Hunstanton Cliff, which rises to the height of from 60 to 100 feet above the beach, is commonly called St. Edmund's Point, from a tradition that Edmund the martyr landed here, when he was brought from Germany to be crowned King of East Anglia. He is said to have built a tower here, in which he resided while he committed to memory the whole book of Psalms, in compliance with a previous vow. Some remains of an old chapel on the cliff, dedicated to St. Edmund, probably gave rise to this story.

A well in the parish also bears the name of the name of the Royal martyr; but is sometimes called the seven springs.

The LIGHT HOUSE, which was built on the cliff, by the late Edward Everard, Esq., was a wooden structure, but has given place to a larger and more durable structure, erected about 8 years ago, by the Brethren of the Trinity House, London, and rising 49 feet to the focus of the light, which, by means of dioptrical reflectors, casts a bright red hue across the broad Wash. The stupendous cliff, on which it stands, commands an extensive view of the ocean and the Lincolnshire coast, as far as the floating light and Boston church. The sea comes up against it with great force, and is said to have gained upon it more than ten yards during the last 60 years, though its stratification consists chiefly of white chalk, hard red clunch, dirty yellow coloured stones, with an exceedingly hard rock of iron-coloured carr-stone at the base.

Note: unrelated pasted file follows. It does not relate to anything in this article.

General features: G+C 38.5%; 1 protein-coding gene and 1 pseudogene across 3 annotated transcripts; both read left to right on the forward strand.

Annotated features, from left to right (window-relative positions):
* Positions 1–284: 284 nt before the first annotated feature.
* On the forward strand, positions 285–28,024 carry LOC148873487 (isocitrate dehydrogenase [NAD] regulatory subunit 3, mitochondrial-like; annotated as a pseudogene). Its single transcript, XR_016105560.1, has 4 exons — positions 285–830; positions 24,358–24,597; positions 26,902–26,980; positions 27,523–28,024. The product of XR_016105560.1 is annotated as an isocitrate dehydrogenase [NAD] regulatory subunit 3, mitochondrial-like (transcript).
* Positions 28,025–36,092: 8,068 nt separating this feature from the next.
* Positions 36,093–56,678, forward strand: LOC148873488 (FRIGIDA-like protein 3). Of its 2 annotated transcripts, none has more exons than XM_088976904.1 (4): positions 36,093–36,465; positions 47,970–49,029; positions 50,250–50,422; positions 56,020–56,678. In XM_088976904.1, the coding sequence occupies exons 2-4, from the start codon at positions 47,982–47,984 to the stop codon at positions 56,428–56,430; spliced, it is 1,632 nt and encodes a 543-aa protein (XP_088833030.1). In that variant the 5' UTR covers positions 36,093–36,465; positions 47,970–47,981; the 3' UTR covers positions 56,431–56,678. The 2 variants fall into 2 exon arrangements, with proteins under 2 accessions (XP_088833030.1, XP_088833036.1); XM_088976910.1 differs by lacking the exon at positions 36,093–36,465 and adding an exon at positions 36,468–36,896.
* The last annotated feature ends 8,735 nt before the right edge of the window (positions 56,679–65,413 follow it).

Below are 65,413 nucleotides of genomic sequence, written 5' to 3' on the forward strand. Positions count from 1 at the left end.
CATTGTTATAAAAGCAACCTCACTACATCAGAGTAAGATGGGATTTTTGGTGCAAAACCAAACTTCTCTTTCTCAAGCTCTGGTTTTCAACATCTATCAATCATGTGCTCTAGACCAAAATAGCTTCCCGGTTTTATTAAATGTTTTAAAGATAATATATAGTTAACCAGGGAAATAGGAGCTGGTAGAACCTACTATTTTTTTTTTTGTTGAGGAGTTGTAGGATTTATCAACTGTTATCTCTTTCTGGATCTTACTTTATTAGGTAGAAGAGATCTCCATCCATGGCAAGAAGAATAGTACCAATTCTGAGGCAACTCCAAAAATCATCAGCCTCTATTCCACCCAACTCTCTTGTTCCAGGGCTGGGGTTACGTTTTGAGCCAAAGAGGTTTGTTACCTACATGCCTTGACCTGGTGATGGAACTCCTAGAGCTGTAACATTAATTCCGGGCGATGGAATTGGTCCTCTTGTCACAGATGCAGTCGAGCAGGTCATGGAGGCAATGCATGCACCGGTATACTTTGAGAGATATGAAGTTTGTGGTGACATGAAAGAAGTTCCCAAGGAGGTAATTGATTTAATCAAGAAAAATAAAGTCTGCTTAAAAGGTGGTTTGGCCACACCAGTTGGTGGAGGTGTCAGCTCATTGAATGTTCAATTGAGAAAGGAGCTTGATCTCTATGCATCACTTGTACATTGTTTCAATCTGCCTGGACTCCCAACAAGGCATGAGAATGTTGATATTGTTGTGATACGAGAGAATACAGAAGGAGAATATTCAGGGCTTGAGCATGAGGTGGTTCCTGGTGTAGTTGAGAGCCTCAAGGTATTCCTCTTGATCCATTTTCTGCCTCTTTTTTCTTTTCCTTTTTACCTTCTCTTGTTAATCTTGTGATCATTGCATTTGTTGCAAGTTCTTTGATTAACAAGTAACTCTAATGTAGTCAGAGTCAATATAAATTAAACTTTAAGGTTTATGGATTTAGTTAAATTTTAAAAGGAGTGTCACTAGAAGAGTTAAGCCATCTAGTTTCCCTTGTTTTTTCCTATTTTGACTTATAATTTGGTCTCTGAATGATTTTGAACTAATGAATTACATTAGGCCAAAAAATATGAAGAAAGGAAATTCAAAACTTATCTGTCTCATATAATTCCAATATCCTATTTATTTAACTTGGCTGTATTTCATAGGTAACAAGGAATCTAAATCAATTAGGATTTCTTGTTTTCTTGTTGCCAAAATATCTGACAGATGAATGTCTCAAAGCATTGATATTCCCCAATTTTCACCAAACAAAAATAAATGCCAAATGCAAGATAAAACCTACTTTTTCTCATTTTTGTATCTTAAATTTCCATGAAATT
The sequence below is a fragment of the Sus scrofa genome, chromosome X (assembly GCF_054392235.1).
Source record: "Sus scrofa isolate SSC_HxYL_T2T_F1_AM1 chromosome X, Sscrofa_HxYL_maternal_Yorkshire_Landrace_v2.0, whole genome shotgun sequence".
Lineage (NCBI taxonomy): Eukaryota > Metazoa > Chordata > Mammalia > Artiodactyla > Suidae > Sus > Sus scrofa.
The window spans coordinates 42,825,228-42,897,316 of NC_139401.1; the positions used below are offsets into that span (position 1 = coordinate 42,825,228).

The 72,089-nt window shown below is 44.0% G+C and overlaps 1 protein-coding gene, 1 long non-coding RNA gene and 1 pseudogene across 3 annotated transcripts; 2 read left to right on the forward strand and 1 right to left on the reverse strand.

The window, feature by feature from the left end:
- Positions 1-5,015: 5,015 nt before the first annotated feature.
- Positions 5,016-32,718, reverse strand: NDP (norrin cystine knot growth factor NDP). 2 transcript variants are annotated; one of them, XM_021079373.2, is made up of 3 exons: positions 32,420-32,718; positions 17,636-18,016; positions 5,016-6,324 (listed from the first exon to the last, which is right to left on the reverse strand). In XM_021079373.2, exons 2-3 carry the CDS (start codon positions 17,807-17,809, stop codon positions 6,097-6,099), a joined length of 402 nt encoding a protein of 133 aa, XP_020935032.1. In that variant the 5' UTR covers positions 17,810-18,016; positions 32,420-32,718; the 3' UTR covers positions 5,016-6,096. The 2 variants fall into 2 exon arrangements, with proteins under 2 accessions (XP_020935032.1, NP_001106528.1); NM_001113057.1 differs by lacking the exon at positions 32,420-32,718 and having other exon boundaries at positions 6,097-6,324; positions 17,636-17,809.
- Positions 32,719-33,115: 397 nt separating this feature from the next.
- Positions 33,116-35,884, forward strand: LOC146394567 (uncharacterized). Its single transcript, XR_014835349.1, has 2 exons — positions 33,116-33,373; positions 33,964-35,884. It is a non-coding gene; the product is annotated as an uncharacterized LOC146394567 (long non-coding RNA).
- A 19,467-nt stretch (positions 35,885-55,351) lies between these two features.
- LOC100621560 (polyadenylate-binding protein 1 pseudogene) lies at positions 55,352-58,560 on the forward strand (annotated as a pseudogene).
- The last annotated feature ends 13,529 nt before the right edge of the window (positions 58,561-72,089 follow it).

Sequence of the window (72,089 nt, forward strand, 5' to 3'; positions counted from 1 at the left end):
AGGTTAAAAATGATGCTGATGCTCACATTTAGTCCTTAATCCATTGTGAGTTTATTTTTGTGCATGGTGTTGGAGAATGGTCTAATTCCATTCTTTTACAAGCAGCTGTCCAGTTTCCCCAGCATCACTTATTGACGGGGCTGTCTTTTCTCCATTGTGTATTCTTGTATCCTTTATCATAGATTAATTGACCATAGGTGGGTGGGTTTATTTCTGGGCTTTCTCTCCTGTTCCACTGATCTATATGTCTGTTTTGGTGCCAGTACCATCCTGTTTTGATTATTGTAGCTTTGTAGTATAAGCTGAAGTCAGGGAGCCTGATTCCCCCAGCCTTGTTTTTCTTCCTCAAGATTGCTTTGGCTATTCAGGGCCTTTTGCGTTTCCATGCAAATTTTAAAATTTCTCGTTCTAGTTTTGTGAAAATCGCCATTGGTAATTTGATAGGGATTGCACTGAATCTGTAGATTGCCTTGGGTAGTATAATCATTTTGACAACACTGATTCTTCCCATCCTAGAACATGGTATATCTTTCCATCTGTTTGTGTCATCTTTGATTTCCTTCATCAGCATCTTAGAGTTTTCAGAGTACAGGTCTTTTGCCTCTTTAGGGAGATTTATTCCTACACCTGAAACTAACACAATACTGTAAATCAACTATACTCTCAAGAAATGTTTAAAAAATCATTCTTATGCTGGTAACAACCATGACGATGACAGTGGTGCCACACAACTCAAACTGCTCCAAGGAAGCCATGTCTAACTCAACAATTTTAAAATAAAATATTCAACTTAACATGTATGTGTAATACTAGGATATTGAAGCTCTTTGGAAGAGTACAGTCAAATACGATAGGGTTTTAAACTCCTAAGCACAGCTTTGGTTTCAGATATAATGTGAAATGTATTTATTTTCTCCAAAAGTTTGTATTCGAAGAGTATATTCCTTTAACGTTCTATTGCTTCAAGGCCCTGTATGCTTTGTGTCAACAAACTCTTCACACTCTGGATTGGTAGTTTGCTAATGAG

On certain great refluxes of the tides, called a dead neap, about the end of September, persons may walk or ride about two miles down the sands to a place called the oyster sea, where, in the season, are caught skaite, oysters, lobsters, turbots, bredcocks, sandlings, soles, maids, plaice, salmon, trout, hornpikes, and, occasionally, smelts.

The coast, on each side of the cliff, is secured against the incursions of the ocean, by immense sand heaps, called meales, and abounding in rabbits. Here is no harbour, but coal vessels unlade their cargoes on the beach.

Hunstanton CHURCH (Virgin Mary,) is a large regular pile, with a square tower and one bell, at the west end of the north aisle. It has a handsome south porch, and an antique Norman font; also several fine brasses in memory of the L'Estranges, and one to Edmund Green and his wife, dated 1490. The vicarage, valued in the King's Book at £12, and in 1831 at £184, is now enjoyed by the Rev. Samuel Cross.